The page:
Actually impressionism in music was in many ways the opposite of romanticism. Instead of putting in music the inner self of the composer they wanted to give an impression of the external world, and the music it's often much more lighter in tone. That's why Debussy wrote pieces where he for instance tried to give a musical impression of the reflections of the water, or even mocked Wagner and his heaviness (I don't remember in what piece of the Children corner he used a theme from Wagner and put it in a almost comical music context).

    Than of course even things are not not so clear even there, there are also composers who had traits of romanticism and impressionism like Delius, Szymanowski or Ysaye but that's another story.
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  4. #183
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    Quote Originally Posted by 1996D View Post
    Because his wave has lasted 100 years.
    That didn't actually address what I said.

  5. #184
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    Quote Originally Posted by 1996D View Post
    Moses und Aron



    We can simplify things:

    Baroque is Bach and Handel; Classical is Haydn and Mozart; Romantic is Beethoven and Schubert; post-romantic Wagner and Mahler; modernist Schoenberg and Webern.

    The two most important of each era; any other terms are redundant.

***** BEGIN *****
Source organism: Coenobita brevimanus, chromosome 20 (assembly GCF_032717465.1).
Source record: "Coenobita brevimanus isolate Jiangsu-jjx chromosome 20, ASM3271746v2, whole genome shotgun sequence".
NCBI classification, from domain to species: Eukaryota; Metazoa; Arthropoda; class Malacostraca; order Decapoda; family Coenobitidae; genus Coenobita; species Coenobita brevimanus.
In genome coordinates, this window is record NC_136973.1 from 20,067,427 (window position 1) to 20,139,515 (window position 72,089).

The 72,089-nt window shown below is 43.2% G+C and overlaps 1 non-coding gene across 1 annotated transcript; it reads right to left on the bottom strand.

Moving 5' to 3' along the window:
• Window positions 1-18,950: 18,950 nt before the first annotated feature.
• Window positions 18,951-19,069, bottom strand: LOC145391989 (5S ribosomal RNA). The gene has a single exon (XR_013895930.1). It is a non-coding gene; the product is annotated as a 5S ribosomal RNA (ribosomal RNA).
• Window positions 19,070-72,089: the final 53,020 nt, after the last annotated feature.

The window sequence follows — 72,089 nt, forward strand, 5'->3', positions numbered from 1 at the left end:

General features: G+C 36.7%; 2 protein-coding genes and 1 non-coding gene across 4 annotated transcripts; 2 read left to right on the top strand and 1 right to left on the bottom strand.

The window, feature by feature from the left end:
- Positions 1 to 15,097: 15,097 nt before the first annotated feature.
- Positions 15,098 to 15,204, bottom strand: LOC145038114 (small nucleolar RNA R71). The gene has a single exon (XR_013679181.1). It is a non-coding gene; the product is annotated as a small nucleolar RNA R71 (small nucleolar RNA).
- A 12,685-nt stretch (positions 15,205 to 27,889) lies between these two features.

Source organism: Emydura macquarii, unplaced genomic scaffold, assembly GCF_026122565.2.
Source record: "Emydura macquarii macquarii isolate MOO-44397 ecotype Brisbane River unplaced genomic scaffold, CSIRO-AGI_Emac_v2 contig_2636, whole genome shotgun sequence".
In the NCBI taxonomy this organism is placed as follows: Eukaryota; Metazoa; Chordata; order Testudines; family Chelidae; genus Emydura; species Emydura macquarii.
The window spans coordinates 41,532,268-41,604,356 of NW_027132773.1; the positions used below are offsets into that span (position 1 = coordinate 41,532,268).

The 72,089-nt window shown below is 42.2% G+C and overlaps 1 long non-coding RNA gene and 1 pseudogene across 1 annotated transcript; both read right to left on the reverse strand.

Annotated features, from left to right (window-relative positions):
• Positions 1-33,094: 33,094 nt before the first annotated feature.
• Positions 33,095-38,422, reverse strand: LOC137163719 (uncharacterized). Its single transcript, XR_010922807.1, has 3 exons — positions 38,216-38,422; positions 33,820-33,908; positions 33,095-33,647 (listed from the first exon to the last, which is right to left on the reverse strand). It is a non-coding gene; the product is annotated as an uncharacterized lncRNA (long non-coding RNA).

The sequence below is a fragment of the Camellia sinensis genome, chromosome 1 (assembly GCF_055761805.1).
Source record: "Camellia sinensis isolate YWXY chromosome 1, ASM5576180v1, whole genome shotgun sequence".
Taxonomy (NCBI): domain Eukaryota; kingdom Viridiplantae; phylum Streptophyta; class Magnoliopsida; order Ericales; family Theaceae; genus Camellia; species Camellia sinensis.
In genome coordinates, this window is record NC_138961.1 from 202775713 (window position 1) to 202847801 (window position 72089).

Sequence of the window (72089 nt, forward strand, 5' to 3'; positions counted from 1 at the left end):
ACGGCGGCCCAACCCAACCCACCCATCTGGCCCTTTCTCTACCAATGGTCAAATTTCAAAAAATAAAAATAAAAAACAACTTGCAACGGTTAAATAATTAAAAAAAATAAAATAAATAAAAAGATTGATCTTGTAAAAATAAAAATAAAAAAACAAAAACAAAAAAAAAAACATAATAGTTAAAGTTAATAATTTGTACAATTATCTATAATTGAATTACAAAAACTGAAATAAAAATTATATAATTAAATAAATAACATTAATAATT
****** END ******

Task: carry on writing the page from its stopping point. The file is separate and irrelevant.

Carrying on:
The two most important in your view of course. Probably not many would debate the likes of Mozart and Beethoven (though Beethoven had a foot in both eras); the rest is not settled though imo.
    Last edited by janxharris; Jun-06-2020 at 13:12.

  6. #185
    Senior Member tdc's Avatar
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    Quote Originally Posted by 1996D View Post
    Impressionism is a sort of hyper-romanticism that reflected the sexual decadence of the 20s and was a precursor to modernism. It was prominent for a very short period, and Ravel was the peak of it.
    I don't think so. One cannot reduce Impressionism to a reflection of 'sexual decadence' (for one thing it was invented about 26 years before the 20's so your comment regarding that makes no sense), nor over-look it's impact. The harmonic language spread to major composers such as Prokofiev, Bartok and Stravinsky and beyond. To most listeners and concert goers these composers are some of the most important names of the early 20th century. After that we have Messiaen, Boulez, Dutilleux and Takemitsu who all were heavily inluenced by impressionism. So the 'prominent for a short period' is provably false and to say all of it is merely about sexual decadence is silly. Mozart's music has been described as 'voluptuous' and 'sensual', but of course it would be fallicious to reduce his music to just that. It is just one aspect of it.

    Impressionism is arguably more integral to modernism than Schoenberg's atonality because it came first and its impact has spread far deeper into the mainstream repertoire. The 12 tone system came after modernism had already been firmly established by Debussy. Yes dodecaphonic music was influential but also highly polarizing. Many composers then and now want nothing to do with it.
    Last edited by tdc; Jun-06-2020 at 13:43.

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  8. #186
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    Quote Originally Posted by tdc View Post